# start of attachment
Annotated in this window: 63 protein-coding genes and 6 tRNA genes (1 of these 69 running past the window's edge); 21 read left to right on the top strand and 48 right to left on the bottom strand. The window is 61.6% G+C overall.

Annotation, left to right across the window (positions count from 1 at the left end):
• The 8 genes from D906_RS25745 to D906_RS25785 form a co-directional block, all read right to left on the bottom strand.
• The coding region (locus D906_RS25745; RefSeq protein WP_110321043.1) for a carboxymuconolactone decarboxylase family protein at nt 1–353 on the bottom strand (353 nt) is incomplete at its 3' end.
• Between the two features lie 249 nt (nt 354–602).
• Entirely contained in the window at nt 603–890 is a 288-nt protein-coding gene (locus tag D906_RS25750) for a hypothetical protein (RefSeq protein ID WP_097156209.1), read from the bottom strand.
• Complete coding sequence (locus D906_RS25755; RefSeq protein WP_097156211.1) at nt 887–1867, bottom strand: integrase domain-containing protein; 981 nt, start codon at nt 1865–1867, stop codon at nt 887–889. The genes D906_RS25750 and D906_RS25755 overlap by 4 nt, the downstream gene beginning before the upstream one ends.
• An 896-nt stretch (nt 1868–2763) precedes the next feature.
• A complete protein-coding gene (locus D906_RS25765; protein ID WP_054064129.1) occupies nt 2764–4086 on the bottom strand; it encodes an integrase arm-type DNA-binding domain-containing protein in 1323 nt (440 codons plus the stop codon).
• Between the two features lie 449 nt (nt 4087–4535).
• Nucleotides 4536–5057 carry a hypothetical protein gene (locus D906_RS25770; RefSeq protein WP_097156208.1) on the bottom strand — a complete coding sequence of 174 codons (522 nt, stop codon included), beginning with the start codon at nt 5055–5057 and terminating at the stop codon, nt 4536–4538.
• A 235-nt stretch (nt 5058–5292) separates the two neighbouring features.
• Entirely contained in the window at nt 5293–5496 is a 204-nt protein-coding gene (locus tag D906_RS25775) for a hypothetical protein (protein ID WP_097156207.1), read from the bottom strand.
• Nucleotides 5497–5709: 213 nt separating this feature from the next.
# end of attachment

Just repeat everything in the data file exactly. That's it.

Annotated in this window: 63 protein-coding genes and 6 tRNA genes (1 of these 69 running past the window's edge); 21 read left to right on the top strand and 48 right to left on the bottom strand. The window is 61.6% G+C overall.

Annotation, left to right across the window (positions count from 1 at the left end):
• The 8 genes from D906_RS25745 to D906_RS25785 form a co-directional block, all read right to left on the bottom strand.
• The coding region (locus D906_RS25745; RefSeq protein WP_110321043.1) for a carboxymuconolactone decarboxylase family protein at nt 1–353 on the bottom strand (353 nt) is incomplete at its 3' end.
• Between the two features lie 249 nt (nt 354–602).
• Entirely contained in the window at nt 603–890 is a 288-nt protein-coding gene (locus tag D906_RS25750) for a hypothetical protein (RefSeq protein ID WP_097156209.1), read from the bottom strand.
• Complete coding sequence (locus D906_RS25755; RefSeq protein WP_097156211.1) at nt 887–1867, bottom strand: integrase domain-containing protein; 981 nt, start codon at nt 1865–1867, stop codon at nt 887–889. The genes D906_RS25750 and D906_RS25755 overlap by 4 nt, the downstream gene beginning before the upstream one ends.
• An 896-nt stretch (nt 1868–2763) precedes the next feature.
• A complete protein-coding gene (locus D906_RS25765; protein ID WP_054064129.1) occupies nt 2764–4086 on the bottom strand; it encodes an integrase arm-type DNA-binding domain-containing protein in 1323 nt (440 codons plus the stop codon).
• Between the two features lie 449 nt (nt 4087–4535).
• Nucleotides 4536–5057 carry a hypothetical protein gene (locus D906_RS25770; RefSeq protein WP_097156208.1) on the bottom strand — a complete coding sequence of 174 codons (522 nt, stop codon included), beginning with the start codon at nt 5055–5057 and terminating at the stop codon, nt 4536–4538.
• A 235-nt stretch (nt 5058–5292) separates the two neighbouring features.
• Entirely contained in the window at nt 5293–5496 is a 204-nt protein-coding gene (locus tag D906_RS25775) for a hypothetical protein (protein ID WP_097156207.1), read from the bottom strand.
• Nucleotides 5497–5709: 213 nt separating this feature from the next.